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Rottnest visit a powerful experience: Johnson

Veteran Fremantle defender Michael Johnson has opened up about the moving AFL Players’ Indigenous Camp visit to Western Australia’s Rottnest Island.

Johnson said the trip to Rottnest Island – a former Aboriginal prison – was particularly difficult for a number of the younger players in the squad.

From 1838, for nearly 100 years, Rottnest Island, was a prison where 3700 Aboriginal men and boys, ranging in age from eight to 70, were imprisoned, often for minor offences such as stealing food.

According to some elders, being incarcerated on Rottnest was a double punishment for the indigenous people because the island is a place forbidden to them culturally.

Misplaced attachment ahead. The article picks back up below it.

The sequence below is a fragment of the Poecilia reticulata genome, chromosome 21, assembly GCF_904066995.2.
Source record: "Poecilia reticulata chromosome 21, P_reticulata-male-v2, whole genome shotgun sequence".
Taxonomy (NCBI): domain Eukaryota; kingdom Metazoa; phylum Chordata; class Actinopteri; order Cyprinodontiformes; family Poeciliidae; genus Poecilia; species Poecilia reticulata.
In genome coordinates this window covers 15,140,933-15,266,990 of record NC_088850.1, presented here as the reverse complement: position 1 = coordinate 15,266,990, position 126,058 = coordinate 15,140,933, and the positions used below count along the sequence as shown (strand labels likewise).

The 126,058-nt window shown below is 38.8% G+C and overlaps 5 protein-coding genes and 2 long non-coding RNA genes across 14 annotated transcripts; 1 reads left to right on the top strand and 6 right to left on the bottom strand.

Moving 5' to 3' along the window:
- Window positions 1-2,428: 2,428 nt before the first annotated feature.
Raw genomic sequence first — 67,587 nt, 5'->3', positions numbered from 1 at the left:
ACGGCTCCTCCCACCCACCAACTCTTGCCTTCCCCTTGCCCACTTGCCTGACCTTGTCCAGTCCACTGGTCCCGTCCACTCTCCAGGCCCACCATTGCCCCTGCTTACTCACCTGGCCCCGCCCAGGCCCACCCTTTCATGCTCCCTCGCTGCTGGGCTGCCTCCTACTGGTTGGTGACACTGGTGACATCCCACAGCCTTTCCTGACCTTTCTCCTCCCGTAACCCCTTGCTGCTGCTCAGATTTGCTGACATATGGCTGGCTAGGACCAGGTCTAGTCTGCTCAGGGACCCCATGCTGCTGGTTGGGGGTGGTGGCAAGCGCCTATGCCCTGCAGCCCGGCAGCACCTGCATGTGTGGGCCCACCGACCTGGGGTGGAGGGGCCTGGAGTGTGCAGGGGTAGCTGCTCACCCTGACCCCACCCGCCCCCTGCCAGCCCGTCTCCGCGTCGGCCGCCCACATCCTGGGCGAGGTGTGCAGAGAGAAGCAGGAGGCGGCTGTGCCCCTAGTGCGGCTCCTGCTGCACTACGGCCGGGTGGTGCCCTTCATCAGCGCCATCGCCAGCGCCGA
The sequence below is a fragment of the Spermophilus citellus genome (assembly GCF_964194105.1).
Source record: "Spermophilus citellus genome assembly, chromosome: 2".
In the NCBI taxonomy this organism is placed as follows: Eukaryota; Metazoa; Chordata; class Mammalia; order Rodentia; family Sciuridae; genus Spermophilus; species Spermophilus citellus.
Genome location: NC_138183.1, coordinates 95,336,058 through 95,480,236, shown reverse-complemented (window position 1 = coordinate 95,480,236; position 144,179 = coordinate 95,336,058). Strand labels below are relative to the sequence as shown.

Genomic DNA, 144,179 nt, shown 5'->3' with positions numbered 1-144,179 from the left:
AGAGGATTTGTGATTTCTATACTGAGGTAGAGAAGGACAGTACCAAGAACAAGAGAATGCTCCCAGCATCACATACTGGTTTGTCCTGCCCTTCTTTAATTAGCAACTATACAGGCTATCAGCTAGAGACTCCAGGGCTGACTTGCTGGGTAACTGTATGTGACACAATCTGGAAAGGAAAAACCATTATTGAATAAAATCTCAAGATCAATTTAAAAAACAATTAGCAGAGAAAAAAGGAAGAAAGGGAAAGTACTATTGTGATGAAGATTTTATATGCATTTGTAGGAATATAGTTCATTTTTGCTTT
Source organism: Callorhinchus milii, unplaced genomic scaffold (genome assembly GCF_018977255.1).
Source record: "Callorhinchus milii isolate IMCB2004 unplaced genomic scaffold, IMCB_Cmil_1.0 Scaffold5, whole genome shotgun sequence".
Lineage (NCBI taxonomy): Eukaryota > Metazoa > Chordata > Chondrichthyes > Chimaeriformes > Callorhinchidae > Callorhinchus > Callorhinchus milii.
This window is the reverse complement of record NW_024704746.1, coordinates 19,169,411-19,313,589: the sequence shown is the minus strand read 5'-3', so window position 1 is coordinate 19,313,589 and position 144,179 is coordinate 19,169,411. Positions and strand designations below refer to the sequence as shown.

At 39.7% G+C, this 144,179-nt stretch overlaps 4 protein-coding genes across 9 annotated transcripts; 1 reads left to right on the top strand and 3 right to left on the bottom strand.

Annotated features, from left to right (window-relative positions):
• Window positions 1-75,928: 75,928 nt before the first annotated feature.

“I think a couple of the young guys found [visiting Rottnest Island] real tough” – Michael Johnson

The prison closed in 1931. During this time 10 per cent of the prison population, 369 prisoners, died from illness or malnutrition. It is reported that five were hanged.

Those who died were buried in unmarked graves on the island.

“Being a local Noongar man and knowing a little bit of the history over here, it’s been good to bring all the boys who have been playing AFL for opposition teams to come over and experience the history, and learn about the island, and what it was before people came here and holidayed,” Johnson said.

“It’s a really strong, powerful visit to Rottnest but it’s good to see people are still strong ,and happy enough to teach other Indigenous people out there,” Johnson said.

“I think a couple of the young guys have found it real tough.

“It’s something everyone wants to learn about because there’s a lot of history about this beautiful place.”

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